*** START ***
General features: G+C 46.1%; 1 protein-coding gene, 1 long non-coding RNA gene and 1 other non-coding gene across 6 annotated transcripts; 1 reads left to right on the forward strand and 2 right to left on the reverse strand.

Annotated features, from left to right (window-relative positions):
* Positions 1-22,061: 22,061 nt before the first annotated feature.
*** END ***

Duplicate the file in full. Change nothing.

General features: G+C 46.1%; 1 protein-coding gene, 1 long non-coding RNA gene and 1 other non-coding gene across 6 annotated transcripts; 1 reads left to right on the forward strand and 2 right to left on the reverse strand.

Annotated features, from left to right (window-relative positions):
* Positions 1-22,061: 22,061 nt before the first annotated feature.